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Same candidates, same bitterness in repeat GOP primary for Broome County district attorney

Michael Korchak (left) debated with Paul Battisti (right) on WSKG News last week in their own engagement ahead of Tuesday's primary.
Patrick Holmes
Michael Korchak (left) debated with Paul Battisti (right) on WSKG News last week in their own engagement ahead of Tuesday's primary.

Republican voters in Broome County may have a sense of déjà ahead of Tuesday’s primary for district attorney. The race is highlighting a schism between Broome County Republicans.

Michael Korchak and Paul Battisti first faced off in 2019’s Republican Primary for Broome County district attorney. Battisti won that race, but lost in the general election when Korchak decided to run as a Libertarian. This time, the candidates are the same, and so is the bitterness between their campaigns.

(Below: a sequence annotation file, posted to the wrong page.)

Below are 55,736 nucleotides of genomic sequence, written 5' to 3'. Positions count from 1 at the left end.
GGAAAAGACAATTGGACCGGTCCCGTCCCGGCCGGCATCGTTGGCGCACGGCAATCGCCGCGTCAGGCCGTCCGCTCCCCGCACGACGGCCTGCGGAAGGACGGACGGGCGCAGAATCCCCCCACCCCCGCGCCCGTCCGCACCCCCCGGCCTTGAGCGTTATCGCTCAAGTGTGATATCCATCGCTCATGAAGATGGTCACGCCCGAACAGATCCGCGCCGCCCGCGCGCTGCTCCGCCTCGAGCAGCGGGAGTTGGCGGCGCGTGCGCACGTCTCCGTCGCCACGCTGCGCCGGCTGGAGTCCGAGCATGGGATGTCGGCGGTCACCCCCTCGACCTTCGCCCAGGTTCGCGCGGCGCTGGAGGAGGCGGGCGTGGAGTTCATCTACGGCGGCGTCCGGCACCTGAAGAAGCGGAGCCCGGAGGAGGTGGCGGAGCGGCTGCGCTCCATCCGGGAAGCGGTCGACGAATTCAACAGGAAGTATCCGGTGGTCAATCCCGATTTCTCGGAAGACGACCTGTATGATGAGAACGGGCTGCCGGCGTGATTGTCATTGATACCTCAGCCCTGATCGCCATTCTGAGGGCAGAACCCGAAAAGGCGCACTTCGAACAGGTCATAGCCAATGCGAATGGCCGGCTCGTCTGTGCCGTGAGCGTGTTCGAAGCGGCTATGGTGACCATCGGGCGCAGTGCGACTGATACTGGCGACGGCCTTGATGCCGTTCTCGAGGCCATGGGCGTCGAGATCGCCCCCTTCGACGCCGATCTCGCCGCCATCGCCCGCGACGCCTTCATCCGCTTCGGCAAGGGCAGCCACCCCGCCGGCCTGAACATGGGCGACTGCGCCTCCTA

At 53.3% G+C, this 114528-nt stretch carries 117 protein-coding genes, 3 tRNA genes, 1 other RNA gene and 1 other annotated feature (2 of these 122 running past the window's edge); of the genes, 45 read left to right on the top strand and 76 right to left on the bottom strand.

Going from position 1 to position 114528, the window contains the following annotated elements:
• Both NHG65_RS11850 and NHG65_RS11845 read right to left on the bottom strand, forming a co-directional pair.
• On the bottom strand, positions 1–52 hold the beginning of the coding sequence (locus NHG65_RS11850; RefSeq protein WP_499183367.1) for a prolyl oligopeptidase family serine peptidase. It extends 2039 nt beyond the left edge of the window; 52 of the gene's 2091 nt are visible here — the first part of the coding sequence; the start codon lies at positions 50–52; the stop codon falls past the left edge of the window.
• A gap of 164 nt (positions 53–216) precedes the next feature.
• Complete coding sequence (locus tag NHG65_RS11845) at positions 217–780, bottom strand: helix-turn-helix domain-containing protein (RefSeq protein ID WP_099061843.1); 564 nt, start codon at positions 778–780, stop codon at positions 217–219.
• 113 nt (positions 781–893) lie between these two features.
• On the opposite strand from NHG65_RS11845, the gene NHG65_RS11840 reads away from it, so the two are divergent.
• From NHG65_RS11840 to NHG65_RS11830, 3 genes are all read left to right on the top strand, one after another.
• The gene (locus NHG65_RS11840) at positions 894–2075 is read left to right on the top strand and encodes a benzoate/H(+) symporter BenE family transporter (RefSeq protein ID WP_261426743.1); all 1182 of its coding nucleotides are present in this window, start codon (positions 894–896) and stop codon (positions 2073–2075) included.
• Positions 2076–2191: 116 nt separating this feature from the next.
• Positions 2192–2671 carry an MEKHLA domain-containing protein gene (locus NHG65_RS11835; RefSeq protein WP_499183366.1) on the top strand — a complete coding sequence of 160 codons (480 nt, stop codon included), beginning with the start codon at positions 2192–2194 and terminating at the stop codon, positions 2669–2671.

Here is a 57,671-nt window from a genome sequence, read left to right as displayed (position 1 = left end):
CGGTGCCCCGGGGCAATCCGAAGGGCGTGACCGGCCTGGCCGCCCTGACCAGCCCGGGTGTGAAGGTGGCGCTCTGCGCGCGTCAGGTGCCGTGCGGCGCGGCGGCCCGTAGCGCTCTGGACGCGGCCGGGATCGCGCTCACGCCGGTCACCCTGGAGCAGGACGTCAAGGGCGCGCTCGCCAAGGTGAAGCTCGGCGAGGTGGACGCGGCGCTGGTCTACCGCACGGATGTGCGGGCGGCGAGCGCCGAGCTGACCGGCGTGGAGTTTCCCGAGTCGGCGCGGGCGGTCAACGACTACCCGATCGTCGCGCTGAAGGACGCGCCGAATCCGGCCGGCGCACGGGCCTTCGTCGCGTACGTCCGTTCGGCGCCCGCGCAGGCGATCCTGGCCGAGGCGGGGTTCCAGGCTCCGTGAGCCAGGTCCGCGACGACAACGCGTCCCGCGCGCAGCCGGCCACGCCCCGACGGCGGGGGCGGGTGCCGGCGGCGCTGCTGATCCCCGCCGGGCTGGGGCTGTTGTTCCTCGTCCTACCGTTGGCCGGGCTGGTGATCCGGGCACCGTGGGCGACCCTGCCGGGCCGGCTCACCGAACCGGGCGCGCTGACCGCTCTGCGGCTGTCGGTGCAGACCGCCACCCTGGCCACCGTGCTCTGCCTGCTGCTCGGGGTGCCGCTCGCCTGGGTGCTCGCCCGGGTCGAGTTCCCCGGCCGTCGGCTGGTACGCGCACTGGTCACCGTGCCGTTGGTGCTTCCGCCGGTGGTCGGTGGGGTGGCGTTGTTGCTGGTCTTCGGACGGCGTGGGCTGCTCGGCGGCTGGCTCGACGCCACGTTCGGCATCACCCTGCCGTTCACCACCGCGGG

Battisti, a defense attorney from Kirkwood, has vocally attacked Korchak, alleging that his management of the office has hurt morale and led to a disproportionate number of case dismissals.

"I'll make sure that the brave men and women of law enforcement don't see their work go to waste, because the district attorney's office doesn't prosecute, doesn't even evaluate their case, or in so many cases, not even read the police report,” Battisti said at a press conference last month.

Korchak flatly refutes Battisti’s claim, saying Battisti is mischaracterizing the data.